Spending Bill Includes NAHB-Supported Provision that Reauthorizes Violence Against Women Act


This post was updated on March 11.

With government funding set to expire at midnight on March 11, the House has moved to pass a large omnibus spending bill to fund the federal government through fiscal year 2022 that includes roughly $14 billion in assistance for Ukraine. The Senate late in the evening on March 10 approved the measure that will fund the federal government through Sept. 30, 2022.

Of note to the housing community, the spending package will also renew and modernize the Violence Against Women Act (VAWA), legislation that expired in 2018.

Prior to the Senate vote on the omnibus spending bill, NAHB and 10 other housing organizations sent a joint letter to members of the Senate urging passage of the VAWA provision.

“Our industry is committed to providing high quality, affordable, and safe homes and we believe that preserving housing for victims of domestic violence, dating violence, sexual assault and stalking is critically important,” the letter stated. “We urge support for the Violence Against Women Act Reauthorization Act of 2022.”

The VAWA was originally passed in 1994 and reauthorized three times before it lapsed in 2018. The measure provides housing solutions to support domestic violence and sexual assault victims.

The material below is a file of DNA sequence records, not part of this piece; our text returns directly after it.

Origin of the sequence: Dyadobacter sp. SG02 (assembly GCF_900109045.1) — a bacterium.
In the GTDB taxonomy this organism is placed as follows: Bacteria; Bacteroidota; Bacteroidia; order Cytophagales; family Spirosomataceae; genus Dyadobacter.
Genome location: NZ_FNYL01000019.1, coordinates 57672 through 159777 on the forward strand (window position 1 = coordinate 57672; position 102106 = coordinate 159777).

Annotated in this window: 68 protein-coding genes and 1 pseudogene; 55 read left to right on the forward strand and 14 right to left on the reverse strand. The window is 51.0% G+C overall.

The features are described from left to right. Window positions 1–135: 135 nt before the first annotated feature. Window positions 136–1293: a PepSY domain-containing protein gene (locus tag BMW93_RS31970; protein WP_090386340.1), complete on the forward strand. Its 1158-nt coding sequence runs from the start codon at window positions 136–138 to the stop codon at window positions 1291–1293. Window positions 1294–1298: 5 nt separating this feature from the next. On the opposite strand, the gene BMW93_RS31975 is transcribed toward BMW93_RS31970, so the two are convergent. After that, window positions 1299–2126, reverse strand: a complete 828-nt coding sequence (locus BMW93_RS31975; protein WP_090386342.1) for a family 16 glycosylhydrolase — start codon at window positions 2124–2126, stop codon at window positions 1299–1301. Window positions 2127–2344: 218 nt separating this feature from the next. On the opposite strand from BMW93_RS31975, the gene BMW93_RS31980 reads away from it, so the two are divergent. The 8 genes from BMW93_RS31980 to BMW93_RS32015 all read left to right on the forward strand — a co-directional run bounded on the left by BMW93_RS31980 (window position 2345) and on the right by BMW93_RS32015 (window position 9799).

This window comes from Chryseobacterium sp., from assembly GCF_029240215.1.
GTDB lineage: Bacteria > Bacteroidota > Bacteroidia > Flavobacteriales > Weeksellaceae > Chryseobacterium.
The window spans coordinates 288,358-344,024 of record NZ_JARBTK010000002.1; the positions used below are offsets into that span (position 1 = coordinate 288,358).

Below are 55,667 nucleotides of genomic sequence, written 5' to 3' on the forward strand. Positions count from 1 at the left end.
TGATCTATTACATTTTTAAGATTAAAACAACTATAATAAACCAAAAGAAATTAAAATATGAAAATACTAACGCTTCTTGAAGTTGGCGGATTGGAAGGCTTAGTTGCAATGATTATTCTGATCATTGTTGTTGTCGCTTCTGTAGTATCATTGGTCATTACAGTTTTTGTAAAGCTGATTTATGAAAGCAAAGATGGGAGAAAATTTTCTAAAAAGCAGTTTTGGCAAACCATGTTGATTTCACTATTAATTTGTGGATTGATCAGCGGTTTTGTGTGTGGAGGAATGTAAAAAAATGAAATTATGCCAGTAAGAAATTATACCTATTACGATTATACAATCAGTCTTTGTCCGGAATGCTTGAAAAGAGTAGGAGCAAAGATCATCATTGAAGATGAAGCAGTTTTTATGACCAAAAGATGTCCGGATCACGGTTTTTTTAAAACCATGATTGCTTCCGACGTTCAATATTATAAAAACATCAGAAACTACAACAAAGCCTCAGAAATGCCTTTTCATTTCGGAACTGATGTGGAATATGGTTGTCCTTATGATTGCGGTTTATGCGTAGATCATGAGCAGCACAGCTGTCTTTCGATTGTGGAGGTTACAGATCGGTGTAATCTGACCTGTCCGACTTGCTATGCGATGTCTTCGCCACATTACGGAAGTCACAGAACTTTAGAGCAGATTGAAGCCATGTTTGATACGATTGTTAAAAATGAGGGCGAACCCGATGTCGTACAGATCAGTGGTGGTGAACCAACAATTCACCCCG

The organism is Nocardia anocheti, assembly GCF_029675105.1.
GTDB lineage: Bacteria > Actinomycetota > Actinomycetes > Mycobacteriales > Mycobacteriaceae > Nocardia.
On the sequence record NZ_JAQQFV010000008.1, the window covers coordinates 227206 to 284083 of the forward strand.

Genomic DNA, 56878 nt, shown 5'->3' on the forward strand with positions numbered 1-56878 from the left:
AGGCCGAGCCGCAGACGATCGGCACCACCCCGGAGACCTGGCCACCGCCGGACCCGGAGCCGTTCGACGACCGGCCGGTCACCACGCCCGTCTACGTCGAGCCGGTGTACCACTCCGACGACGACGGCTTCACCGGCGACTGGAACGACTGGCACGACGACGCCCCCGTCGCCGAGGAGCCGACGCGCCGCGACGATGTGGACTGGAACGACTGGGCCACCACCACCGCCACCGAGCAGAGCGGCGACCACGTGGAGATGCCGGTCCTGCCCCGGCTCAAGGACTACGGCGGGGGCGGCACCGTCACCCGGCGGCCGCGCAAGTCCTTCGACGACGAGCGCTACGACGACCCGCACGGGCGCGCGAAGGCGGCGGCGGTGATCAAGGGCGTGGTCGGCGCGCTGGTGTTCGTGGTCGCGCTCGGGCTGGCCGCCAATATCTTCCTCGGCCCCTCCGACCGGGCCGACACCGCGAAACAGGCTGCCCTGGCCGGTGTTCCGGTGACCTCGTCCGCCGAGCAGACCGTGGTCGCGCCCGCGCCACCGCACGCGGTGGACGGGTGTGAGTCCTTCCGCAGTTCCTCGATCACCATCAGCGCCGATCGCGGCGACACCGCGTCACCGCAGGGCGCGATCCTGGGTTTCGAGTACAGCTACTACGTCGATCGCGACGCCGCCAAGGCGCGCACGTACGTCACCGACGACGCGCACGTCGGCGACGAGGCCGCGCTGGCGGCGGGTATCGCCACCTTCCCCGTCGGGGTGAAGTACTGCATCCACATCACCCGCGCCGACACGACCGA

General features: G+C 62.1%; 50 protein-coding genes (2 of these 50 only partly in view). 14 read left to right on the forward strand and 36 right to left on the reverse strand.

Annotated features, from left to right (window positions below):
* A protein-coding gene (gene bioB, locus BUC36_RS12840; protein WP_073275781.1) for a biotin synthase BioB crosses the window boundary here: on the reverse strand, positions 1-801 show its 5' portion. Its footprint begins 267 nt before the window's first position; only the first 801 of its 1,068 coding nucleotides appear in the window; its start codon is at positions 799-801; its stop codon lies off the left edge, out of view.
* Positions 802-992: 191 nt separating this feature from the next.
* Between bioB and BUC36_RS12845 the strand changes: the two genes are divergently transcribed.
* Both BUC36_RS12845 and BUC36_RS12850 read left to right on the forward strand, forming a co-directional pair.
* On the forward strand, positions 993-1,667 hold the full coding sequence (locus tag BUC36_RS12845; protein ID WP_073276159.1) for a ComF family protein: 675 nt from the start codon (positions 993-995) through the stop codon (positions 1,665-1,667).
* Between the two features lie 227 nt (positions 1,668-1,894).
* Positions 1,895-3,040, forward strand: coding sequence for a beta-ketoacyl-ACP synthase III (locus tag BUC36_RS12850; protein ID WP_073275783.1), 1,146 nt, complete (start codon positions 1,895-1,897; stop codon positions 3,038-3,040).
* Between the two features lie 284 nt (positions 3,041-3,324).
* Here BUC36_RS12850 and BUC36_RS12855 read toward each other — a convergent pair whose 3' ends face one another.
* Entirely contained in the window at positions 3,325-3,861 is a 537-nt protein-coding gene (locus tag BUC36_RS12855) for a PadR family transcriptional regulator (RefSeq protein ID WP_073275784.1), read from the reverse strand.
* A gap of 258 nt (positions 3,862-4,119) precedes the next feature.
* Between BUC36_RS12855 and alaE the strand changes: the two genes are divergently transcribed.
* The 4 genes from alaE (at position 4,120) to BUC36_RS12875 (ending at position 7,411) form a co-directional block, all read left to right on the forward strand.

NAHB was instrumental in ensuring that several harmful provisions were not included in the VAWA reauthorization. The most notable of these would have required owners of covered properties (that receive HUD and Rural Housing Service subsidies or Low-Income Housing Tax Credits) to grant an unreported tenant (i.e., one who is living in the unit but is not on the lease) the opportunity to establish eligibility in their own right if an abuser is evicted.

The VAWA reauthorization establishes a Violence Prevention Office at HUD and takes steps to better address the long-term stability of victims who are homeless or are at risk of becoming homeless.

Finally, the measure requires that the regulatory process instituted to enhance compliance includes close cooperation between housing providers and the domestic violence victims’ advocates to ensure that the VAWA provides vital protections for victims, while balancing the needs of victims, their communities and housing providers alike.

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